Activists Mount Legal Challenge to NGO Closures

Civil society groups attempt to resist government crackdown in wake of ICC’s indictment of Bashir.

Activists Mount Legal Challenge to NGO Closures

Civil society groups attempt to resist government crackdown in wake of ICC’s indictment of Bashir.

It was late in the afternoon when the letter arrived at the Sudan Social Development Organization, SUDO, headquarters in Khartoum.

Signed by the Sudanese government’s Humanitarian Assistance Commission, HAC, it sounded the death knell for the largest Sudanese humanitarian organisation operating in Darfur.

Claiming that SUDO had been working outside its humanitarian mandate, the letter called for its immediate closure. It wasn’t long before security forces arrived to ensure that all of SUDO’s ten offices, computers, documents and furniture were handed over to the government. Its bank accounts were instantly frozen.

“We have no access to our funds, so we can’t even pay our employees,” said SUDO’s head, Mudawi Ibrahim Adam.

“The government shut us down because we are an independent organisation. They want their own organisations, organisations that are following the line of the government.”

SUDO is among many NGOs that have fallen victim to a recent government crackdown, which led to the expulsion of 13 foreign aid agencies and the closure of two other local human rights organisations.

An NGO representative close to SUDO said “the human rights scene in Sudan has been wiped off the map” since the International Criminal Court, ICC, indicted Sudanese president Omar al-Bashir for war crimes on March 4. Bashir said the NGOs were targeted because they “threatened the security of Sudan”, accusing them of collaboration with the ICC.

Only two hours after the warrant was issued, security forces shut down the Khartoum-based Amel Centre for the Rehabilitation of Victims of Torture. The centre works to inform people of their rights and provide psychological and medical assistance to victims of human rights violations. According to the Amel Centre director Najib Najm El Din, the organisation had been seeing up to 30 new torture victims a month.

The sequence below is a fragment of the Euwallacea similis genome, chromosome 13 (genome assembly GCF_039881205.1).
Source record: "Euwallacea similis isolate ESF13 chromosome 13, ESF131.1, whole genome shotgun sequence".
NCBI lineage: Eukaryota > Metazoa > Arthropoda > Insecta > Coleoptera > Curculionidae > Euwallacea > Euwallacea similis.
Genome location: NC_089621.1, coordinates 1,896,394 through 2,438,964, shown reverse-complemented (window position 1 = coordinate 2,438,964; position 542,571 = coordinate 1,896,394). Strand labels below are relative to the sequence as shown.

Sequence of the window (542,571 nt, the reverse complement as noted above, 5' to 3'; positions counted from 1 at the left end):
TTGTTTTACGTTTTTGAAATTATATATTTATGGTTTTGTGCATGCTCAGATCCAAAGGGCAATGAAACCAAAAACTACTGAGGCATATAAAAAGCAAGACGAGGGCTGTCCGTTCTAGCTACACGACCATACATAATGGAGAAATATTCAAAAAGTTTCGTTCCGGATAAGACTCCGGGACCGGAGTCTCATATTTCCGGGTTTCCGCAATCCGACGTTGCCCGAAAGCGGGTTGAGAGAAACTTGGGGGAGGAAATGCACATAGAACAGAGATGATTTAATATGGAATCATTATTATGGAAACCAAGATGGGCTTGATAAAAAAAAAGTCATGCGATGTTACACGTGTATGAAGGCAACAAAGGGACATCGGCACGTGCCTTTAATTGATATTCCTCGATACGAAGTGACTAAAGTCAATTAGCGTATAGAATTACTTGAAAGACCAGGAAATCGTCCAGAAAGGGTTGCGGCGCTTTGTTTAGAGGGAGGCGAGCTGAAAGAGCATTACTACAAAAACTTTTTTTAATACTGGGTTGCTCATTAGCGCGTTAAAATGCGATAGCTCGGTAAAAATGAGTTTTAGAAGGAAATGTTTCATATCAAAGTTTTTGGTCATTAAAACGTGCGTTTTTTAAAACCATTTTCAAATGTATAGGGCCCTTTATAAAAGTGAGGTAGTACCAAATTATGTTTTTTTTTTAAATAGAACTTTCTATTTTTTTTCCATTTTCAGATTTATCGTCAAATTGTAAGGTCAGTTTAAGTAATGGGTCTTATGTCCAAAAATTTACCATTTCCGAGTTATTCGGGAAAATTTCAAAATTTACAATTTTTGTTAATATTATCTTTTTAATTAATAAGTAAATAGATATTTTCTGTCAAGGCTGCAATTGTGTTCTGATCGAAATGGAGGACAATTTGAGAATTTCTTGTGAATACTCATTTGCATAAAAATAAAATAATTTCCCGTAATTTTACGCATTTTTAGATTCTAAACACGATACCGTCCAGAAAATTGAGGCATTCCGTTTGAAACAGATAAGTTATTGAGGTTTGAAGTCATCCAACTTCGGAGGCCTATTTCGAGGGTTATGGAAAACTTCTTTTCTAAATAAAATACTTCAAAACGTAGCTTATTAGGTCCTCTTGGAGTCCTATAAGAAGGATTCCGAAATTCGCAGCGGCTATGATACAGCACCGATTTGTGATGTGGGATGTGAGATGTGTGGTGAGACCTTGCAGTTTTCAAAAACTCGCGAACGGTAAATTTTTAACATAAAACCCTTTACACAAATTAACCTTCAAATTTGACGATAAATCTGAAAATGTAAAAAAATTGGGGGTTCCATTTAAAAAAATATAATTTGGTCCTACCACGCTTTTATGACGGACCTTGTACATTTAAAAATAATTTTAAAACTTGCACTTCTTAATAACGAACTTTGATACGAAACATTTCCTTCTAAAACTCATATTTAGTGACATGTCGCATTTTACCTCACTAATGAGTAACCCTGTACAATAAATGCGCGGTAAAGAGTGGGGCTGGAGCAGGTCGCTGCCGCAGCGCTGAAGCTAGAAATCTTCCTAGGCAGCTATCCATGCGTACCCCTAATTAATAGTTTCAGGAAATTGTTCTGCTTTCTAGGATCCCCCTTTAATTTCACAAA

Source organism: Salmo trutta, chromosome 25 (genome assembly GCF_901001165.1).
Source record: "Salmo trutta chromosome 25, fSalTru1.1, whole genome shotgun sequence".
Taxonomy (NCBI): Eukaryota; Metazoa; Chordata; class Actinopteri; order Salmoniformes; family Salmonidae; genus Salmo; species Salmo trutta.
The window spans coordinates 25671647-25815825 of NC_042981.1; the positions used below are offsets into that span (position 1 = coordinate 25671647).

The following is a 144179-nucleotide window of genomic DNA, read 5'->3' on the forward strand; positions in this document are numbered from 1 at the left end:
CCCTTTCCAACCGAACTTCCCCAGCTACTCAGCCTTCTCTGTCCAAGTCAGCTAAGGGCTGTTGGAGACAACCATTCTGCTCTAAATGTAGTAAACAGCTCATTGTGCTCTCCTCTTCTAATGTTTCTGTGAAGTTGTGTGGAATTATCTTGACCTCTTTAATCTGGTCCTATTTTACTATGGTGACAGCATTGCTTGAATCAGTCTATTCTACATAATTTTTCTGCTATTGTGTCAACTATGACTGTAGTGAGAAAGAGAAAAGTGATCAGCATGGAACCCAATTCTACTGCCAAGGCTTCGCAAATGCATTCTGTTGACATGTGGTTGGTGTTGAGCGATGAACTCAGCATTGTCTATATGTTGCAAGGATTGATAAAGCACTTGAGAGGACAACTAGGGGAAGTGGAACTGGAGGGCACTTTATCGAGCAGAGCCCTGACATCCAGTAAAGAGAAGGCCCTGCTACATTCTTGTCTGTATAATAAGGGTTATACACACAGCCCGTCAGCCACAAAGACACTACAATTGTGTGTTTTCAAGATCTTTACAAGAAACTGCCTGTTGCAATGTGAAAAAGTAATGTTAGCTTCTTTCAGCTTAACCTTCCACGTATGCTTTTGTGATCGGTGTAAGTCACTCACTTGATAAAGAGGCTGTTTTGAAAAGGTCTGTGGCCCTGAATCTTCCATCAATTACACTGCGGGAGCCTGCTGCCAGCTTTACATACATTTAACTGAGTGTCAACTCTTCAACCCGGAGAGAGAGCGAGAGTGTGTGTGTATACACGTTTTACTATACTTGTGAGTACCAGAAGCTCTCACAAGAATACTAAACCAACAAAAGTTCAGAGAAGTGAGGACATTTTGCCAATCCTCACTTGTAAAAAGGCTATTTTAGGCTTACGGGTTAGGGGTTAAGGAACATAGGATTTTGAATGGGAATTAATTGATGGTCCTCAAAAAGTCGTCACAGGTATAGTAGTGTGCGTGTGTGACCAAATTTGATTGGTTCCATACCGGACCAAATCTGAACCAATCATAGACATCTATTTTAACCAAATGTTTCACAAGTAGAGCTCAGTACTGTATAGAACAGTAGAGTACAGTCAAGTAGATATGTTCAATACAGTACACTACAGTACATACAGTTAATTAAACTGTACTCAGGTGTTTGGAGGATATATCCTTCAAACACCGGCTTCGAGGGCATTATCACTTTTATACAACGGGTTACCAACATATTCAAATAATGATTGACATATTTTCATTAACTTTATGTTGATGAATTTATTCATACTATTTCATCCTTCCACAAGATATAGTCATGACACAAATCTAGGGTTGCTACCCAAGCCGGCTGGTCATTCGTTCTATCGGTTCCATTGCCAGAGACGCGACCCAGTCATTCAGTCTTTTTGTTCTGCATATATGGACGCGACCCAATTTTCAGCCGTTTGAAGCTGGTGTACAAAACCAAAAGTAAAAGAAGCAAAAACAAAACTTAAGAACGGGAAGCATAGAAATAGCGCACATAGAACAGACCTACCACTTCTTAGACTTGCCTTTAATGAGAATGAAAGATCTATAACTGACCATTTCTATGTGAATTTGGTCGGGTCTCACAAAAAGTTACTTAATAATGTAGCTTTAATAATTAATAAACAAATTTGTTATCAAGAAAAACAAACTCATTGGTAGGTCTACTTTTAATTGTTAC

“We don’t know what is going on with our clients, because we can’t reach them,” said Najib. “For those that went to court, now nobody is following their cases. We are trying to do something through other organisations, but we don’t have enough money to offer care and pay for victim’s treatment.”

The Khartoum Centre for Human Rights and Environmental Development, KCHRED, was targeted on the same day, with security forces raiding the offices and confiscating a safe, computers and classified documents. KCHRED provides legal aid to victims of torture and human rights training to lawyers.

The organisation’s staff has since fled Sudan, including legal aid coordinator, Ali M Agab who is in the United Kingdom. He told IWPR that files containing the names and details of thousands of victims are now in the hands of HAC, which works closely with the security forces. “Those people’s lives are in danger now,” he said.

SUDO, which had 300 members of staff, has provided clean drinking water, health services and sanitation to 700,000 internally displaced persons.

A major project was the construction of a much-needed health clinic at the Zam Zam refugee camp in north Darfur. Several international aid agencies IWPR spoke to said they don’t know how the clinic will survive.

Selena Brewer from Human Rights Watch said the closure of SUDO and the other NGOs is having a massive impact. “It’s basically closing down that sector of Sudanese civil society. For anybody that works on human rights in Darfur or anywhere else in the country, the situation is really terrifying,” she said.

But the NGOs are determined to challenge the government over the closures. On March 10, the activists appealed the HAC decision. Their case will be heard on April 13 at the Administrative Court of Justice in Khartoum. And, they say, if that is unsuccessful, they will take their case to a higher court.

“We are not going to give up on our supporters. We have to go to the courts,” said Najib.

While outwardly bullish, some are concerned about their prospects, as there are doubts about whether Adam will be able to turn up for the appeal. He is due to appear in court on corruption charges the day before, accused of embezzling 40,000 US dollars of SUDO funds in 2004.

“They have found this out now? I don’t think they have any case, and I’m not at all scared about what they are saying,” he told IWPR.

The closure of the Sudanese NGOs follows years of state pressure on civil society activists. “The pattern of repression has been getting worse and worse, and it’s becoming impossible for people to speak out,” said Brewer.

Both SUDO and Adam have previously been subject to government intimidation. In March 2003, officials closed two of the organisation’s offices and froze its bank accounts. Adam was arrested the same year for alleged anti-state crimes. After no evidence could be produced, he was released. He was arrested again without charge in 2005, and released on bail.

Though the outcome of their appeal is uncertain, Brewer is cautiously hopeful that the NGOs will be allowed to resume their work. “I don’t think the government wants to take on providing food and water for a million people, and they certainly don’t have the capacity to do it,” she said. “So I’m hoping that the appeals process will give them a way to back down without losing face.”

Amy Stillman is an IWPR contributor in London.
Support our journalists